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  • Open Access


    The Use of the Tangential Differential Operator in the Dual Boundary Element Equation

    L. Palermo Jr.1, L.P.C.P.F. Almeida2, P.C. Gonçalves3

    Structural Durability & Health Monitoring, Vol.2, No.2, pp. 123-130, 2006, DOI:10.3970/sdhm.2006.002.123

    Abstract The kernels of integrands are usually differentiated to obtain the general boundary integral equation (BIE) for stresses and its corresponding traction equation. An alternative BIE for stresses can be obtained when the tangential differential operator is introduced in problems using Kelvin type fundamental solutions. The order of the singularity is reduced with this strategy and the Cauchy principal value sense or the first order regularization can be used in the resultant BIE. The dual boundary element formulation with the BIE for tractions using the tangential differential operator is analyzed in the present study. Shape functions More >

  • Open Access


    Advanced analysis of uncertain cracked structures

    P. Bocchini, C. Gentilini, F. Ubertini, E. Viola1

    Structural Durability & Health Monitoring, Vol.2, No.2, pp. 109-122, 2006, DOI:10.3970/sdhm.2006.002.109

    Abstract This paper provides a simple and reliable method for the probabilistic characterization of the linear elastic response of frame structures with edge cracks of uncertain depth and location. A statistical analysis of the structural response allows consideration of the reliability of the investigated structure. A numerical example provides an indication of the performance of the approach proposed. More >

  • Open Access


    Can the Conventional High-Cycle Multiaxial Fatigue Criteria Be Re-Interpreted in Terms of the Theory of Critical Distances?

    L. Susmel1,2, D. Taylor2

    Structural Durability & Health Monitoring, Vol.2, No.2, pp. 91-108, 2006, DOI:10.3970/sdhm.2006.002.091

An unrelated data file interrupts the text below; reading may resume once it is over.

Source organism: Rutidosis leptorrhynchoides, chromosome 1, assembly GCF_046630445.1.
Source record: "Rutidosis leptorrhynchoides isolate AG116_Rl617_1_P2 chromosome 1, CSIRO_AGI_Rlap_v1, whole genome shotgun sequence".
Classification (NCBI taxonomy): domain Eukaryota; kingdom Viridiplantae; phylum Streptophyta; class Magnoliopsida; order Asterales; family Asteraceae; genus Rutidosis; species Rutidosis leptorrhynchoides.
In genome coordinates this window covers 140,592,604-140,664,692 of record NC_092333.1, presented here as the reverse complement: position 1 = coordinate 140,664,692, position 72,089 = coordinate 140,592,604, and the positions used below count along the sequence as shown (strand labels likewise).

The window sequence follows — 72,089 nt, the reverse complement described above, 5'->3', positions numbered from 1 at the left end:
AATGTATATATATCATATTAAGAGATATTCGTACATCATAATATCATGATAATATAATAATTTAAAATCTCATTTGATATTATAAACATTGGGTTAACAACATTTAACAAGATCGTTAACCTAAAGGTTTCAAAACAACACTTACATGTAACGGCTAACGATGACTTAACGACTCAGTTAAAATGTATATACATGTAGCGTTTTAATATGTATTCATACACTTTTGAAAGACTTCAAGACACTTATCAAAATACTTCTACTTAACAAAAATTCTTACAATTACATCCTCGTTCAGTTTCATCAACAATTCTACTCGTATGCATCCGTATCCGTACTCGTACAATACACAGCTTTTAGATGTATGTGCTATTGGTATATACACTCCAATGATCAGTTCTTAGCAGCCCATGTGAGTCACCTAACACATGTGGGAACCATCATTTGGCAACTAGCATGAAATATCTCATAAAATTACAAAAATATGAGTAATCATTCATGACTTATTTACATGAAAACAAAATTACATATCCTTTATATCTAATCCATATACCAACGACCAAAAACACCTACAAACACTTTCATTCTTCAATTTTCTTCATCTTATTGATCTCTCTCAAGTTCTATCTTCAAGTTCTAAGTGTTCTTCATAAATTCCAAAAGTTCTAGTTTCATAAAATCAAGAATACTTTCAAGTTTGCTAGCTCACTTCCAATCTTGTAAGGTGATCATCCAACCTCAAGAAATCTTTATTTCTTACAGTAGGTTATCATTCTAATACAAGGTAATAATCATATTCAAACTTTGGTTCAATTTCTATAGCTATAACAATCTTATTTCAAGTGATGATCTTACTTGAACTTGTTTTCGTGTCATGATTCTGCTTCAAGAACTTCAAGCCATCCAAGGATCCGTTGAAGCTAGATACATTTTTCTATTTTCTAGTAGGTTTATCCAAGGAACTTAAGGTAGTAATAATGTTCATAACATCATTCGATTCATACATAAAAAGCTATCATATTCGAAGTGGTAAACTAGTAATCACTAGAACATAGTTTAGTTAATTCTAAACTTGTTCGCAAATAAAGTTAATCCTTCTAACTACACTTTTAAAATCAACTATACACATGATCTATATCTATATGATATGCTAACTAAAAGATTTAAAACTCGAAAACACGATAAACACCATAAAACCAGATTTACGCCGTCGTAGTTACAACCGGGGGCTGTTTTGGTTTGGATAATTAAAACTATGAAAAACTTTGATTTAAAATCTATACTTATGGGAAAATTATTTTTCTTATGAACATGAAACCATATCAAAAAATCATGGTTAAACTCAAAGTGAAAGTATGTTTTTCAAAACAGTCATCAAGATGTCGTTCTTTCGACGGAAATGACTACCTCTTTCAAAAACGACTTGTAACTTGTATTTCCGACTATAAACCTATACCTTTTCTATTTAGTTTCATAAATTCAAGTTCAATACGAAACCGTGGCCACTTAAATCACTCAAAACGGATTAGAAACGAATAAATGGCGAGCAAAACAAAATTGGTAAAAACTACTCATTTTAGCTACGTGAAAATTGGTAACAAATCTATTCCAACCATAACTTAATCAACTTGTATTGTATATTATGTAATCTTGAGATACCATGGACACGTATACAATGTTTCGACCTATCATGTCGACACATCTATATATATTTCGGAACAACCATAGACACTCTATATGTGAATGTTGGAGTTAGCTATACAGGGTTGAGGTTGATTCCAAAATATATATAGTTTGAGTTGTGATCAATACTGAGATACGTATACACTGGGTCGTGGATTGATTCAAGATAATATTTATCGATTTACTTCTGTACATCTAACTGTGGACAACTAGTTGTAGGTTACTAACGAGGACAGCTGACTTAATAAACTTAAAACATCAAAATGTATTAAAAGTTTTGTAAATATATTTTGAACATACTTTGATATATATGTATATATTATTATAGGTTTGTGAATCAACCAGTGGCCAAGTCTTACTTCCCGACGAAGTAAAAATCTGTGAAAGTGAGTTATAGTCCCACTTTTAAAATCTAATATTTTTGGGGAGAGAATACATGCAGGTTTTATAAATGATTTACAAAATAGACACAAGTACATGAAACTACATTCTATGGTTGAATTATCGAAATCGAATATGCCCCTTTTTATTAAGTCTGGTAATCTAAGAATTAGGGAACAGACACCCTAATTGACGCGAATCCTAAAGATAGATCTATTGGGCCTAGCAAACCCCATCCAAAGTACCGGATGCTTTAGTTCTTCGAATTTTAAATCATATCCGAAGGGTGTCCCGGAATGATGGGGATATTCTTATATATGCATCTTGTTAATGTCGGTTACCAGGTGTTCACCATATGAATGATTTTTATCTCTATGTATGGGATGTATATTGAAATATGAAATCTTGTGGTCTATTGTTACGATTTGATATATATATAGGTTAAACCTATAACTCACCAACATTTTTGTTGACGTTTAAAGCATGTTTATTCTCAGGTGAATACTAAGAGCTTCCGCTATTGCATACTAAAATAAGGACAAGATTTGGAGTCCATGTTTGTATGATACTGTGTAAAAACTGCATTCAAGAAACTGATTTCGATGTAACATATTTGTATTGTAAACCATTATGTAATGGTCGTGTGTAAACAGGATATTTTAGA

Abstract This paper reports on an attempt to systematically re-interpret the conventional multiaxial fatigue criteria in terms of the Theory of Critical Distances: in the present study the criteria proposed by Crossland, Dang Van, Papadopoulos, Matake, McDiarmid, respectively, and the so-called Modified W\"{o}hler Curve Method were considered. The procedure devised to re-interpret the above methods in terms of the Theory of Critical Distances was based on the following two assumptions: (i) the critical distance is a material constant to be determined under fully-reversed uniaxial fatigue loading; (ii) the presence of non-zero mean stresses as well as… More >

  • Open Access


    Buckling Analysis of Eccentrically Loaded Cracked Columns

    L. Nobile1, C. Carloni1

    Structural Durability & Health Monitoring, Vol.2, No.2, pp. 83-90, 2006, DOI:10.3970/sdhm.2006.002.083

    Abstract The analysis of buckling of elastic columns is one of the first problem in structural engineering that was historically solved. Critical loads of perfect columns with various end restrains have been derived. Nevertheless, the perfect column is an idealized model. In reality, unavoidable imperfections should be considered. Solutions for transversal disturbing load, crookedness or load eccentricity have been proposed. Another frequent imperfection to be taken into account is the weakness at an interior location due to a partial edge crack. In this paper the influence of this type of imperfection on the critical load is More >

  • Open Access


    Influence of Surface Treatements on Fatigue Life of a Free Piston Linear Generator Engine Components Using Narrow Band Approach

    M. M. Rahman1, A.K. Ariffin, N. Jamaludin, C. H. C. Haron

    Structural Durability & Health Monitoring, Vol.2, No.2, pp. 69-82, 2006, DOI:10.3970/sdhm.2006.002.069

    Abstract This paper describes finite element based vibration fatigue analysis techniques to predict fatigue life using the narrow band frequency response approach. The life prediction results are useful for improving the component design at a very early development stage. The approach is found to be suitable for periodic loading but requires very large time records to accurately describe random loading processes. The focus of this paper is to investigate the effects of surface treatments on the fatigue life of the components of free piston linear engine. The finite element modeling and frequency response analysis have been… More >

  • Open Access


    Building Risk Assessment Procedures